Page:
On July 24, 2018, the U.S. Court of Appeals for the D.C. Circuit (“D.C. Circuit”) affirmed FERC’s 2015 and 2016 orders denying challenges to ISO New England’s (“ISO-NE”) ninth and tenth Forward Capacity Auctions (“FCA 9” and “FCA 10”) and approving the results of those auctions.  The D.C. Circuit found that petitioners, Utility Workers Union of America Local 464 and its President, Robert Clark, failed to establish standing to challenge the FERC orders approving the results of FCA 9 and FCA 10. Continue Reading D.C. Circuit Affirms FERC Finding of No Manipulation in ISO-NE Capacity Market Auction

On July 13, 2018, pursuant to section 205 of the Federal Power Act (“FPA”), FERC accepted and set for hearing a cost-of-service agreement between Constellation Mystic Power, LLC (“Mystic”), Exelon Generation Company, LLC (“Exelon”), and ISO New England Inc. (“ISO-NE”) providing cost-of-service compensation to Mystic for continued operation of two gas-fired generating units (“Mystic 8 and 9”) to ensure fuel security in New England.  Commissioners Powelson and Glick dissented. Continue Reading FERC Accepts and Sets for Hearing Cost-of-Service Compensation Agreement

On July 5, 2018, the Midcontinent Independent System Operator, Inc. (“MISO”) proposed to restore provisions in its Open Access Transmission, Energy and Operating Reserve Markets Tariff (“Tariff”) to allow Transmission Owners the discretion to elect to provide initial funding for network upgrades.  MISO filed its proposed Tariff changes after the U.S. Court of Appeals for the D.C. Circuit (“D.C. Circuit”) vacated earlier FERC orders that required MISO interconnection customers’ consent before allowing Transmission Owner funding of interconnection-related network upgrades.  Continue Reading MISO Proposes to Reinstate Prior Transmission Owner Network Upgrade Funding Mechanism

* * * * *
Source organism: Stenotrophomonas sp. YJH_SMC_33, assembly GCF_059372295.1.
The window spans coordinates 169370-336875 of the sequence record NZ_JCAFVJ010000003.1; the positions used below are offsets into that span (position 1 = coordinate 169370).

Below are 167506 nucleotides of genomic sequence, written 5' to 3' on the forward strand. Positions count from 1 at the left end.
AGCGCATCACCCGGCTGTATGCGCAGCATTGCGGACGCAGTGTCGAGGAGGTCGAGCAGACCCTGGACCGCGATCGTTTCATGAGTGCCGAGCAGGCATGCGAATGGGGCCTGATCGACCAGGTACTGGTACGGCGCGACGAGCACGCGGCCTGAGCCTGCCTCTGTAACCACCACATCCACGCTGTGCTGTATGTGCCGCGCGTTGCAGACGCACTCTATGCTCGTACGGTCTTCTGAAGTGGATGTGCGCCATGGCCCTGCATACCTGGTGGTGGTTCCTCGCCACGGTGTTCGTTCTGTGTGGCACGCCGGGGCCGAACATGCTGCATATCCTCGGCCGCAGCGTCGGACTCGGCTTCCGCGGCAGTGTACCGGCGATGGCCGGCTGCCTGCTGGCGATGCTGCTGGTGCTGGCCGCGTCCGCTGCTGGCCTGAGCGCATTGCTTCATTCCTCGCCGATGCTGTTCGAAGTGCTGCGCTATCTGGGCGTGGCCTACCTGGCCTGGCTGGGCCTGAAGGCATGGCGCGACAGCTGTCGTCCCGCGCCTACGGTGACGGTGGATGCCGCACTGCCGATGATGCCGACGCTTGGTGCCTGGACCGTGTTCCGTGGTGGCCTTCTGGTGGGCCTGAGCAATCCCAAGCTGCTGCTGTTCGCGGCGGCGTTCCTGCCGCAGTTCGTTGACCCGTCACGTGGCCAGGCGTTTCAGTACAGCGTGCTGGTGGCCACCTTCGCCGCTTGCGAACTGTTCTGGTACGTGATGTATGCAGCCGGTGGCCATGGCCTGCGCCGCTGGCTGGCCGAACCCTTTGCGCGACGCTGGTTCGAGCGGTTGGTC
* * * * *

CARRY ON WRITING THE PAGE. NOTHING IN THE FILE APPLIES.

On July 2, 2018, FERC denied ISO New England Inc.’s (“ISO-NE”) request for waiver of its Transmission, Markets, and Services Tariff (“Tariff”) and instituted a Federal Power Act (“FPA”) section 206 proceeding because, according to FERC, the Tariff may be unjust and unreasonable.  Specifically, ISO-NE requested waiver of certain provisions in its Tariff in order to delay the retirement of two generating units owned by Exelon Generation Company, LLC (“Exelon”) for fuel security purposes.  FERC denied the waiver request and preliminarily found that the Tariff did not sufficiently address specific regional fuel security concerns.  Continue Reading FERC Finds ISO-NE’s Tariff May Not Adequately Address Fuel Security Concerns

On June 21, 2018, FERC found that the Midcontinent Independent System Operator, Inc.’s (“MISO”) Open Access Transmission Tariff (“Tariff”) provisions governing the termination of generator interconnection agreements (“GIAs”) were unjust and unreasonable due to an inconsistency between the terms of the GIA contained in the Tariff and the MISO Generator Interconnection Procedures (“GIP”).  FERC also accepted, after a paper hearing, MISO’s proposed revisions to the GIA and GIP termination provisions, subject to further revisions.  MISO’s Tariff revisions clarified that an interconnection customer could extend its commercial operating date (“COD”) for up to three years without risking termination from MISO, which FERC found, subject to modification, just and reasonable.  Continue Reading FERC Conditionally Approves MISO Tariff Revisions Regarding Termination of GIAs